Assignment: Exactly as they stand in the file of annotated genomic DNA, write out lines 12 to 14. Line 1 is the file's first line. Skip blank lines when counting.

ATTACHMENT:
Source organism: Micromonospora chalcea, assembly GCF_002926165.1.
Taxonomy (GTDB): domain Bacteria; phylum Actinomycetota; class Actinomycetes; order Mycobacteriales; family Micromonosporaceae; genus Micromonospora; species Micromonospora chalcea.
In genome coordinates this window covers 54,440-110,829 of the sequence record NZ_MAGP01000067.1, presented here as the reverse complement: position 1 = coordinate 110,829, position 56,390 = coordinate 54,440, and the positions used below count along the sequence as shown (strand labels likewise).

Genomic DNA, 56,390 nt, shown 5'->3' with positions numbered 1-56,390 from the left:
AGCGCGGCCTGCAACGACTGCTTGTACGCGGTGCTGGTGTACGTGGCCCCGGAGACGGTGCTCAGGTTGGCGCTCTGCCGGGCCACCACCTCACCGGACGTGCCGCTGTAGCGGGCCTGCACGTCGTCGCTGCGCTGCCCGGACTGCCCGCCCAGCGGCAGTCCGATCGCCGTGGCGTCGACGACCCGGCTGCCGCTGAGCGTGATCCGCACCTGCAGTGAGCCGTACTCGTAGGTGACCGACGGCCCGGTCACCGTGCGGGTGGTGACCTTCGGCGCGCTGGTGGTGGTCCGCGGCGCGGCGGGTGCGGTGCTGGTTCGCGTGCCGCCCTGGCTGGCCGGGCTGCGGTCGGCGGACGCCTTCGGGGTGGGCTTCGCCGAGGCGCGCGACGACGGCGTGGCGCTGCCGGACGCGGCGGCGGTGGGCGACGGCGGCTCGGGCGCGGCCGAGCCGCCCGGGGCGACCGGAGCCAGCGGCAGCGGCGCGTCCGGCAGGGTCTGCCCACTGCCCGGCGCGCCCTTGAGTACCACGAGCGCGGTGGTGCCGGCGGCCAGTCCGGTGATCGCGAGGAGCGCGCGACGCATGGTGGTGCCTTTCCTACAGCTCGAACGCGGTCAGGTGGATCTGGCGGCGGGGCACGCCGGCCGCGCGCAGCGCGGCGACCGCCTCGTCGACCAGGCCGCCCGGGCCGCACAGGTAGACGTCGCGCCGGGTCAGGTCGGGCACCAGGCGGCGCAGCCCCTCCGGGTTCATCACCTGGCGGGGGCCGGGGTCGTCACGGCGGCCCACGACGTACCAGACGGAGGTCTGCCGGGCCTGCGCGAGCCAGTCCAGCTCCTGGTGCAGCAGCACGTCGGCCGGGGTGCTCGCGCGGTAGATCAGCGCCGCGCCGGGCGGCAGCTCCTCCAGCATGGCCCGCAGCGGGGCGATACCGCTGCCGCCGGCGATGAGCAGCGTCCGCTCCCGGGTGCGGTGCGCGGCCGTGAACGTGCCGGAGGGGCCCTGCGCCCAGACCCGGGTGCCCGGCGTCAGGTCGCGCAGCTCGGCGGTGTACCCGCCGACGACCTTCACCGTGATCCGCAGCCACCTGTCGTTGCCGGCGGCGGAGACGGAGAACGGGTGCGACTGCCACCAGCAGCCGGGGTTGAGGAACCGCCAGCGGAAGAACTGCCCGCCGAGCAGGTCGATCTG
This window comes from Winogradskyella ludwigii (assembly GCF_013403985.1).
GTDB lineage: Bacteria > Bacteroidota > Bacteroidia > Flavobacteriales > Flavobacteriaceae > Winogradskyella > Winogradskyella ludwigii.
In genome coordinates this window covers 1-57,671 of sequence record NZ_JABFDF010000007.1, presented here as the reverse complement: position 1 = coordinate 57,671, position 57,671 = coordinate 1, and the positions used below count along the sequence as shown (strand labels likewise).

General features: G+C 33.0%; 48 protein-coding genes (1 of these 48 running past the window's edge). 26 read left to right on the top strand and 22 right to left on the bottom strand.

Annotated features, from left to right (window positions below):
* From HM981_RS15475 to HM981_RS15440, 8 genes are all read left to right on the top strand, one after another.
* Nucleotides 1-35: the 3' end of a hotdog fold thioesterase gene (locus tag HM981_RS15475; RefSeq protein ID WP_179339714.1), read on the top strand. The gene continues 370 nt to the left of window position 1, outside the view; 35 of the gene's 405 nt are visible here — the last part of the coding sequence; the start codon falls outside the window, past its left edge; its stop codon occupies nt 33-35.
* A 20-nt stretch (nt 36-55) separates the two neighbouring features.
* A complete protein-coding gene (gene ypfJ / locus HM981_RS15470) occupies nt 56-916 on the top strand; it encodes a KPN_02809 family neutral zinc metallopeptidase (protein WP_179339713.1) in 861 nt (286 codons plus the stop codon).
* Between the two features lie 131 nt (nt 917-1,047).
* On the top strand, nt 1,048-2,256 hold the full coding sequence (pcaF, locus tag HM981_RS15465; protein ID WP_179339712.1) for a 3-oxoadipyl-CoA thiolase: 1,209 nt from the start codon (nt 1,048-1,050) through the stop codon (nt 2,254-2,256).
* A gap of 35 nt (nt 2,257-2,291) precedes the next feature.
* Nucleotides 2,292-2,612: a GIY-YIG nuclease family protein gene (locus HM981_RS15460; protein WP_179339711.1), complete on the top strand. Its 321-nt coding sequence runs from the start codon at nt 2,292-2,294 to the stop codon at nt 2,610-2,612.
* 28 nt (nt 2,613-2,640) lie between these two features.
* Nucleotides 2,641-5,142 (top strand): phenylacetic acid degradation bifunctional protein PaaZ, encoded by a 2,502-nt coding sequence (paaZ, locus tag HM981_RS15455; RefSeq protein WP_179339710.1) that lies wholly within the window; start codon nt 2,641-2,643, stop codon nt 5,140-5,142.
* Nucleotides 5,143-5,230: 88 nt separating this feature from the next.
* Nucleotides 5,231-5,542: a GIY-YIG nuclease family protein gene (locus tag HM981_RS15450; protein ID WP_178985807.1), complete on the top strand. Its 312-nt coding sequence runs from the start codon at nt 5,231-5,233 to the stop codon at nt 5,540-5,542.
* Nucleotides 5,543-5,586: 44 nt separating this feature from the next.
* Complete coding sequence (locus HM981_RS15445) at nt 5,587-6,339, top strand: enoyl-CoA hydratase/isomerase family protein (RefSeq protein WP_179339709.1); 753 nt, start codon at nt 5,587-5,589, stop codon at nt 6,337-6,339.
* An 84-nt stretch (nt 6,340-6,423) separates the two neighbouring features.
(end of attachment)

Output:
* Nucleotides 1-35: the 3' end of a hotdog fold thioesterase gene (locus tag HM981_RS15475; RefSeq protein ID WP_179339714.1), read on the top strand. The gene continues 370 nt to the left of window position 1, outside the view; 35 of the gene's 405 nt are visible here — the last part of the coding sequence; the start codon falls outside the window, past its left edge; its stop codon occupies nt 33-35.
* A 20-nt stretch (nt 36-55) separates the two neighbouring features.
* A complete protein-coding gene (gene ypfJ / locus HM981_RS15470) occupies nt 56-916 on the top strand; it encodes a KPN_02809 family neutral zinc metallopeptidase (protein WP_179339713.1) in 861 nt (286 codons plus the stop codon).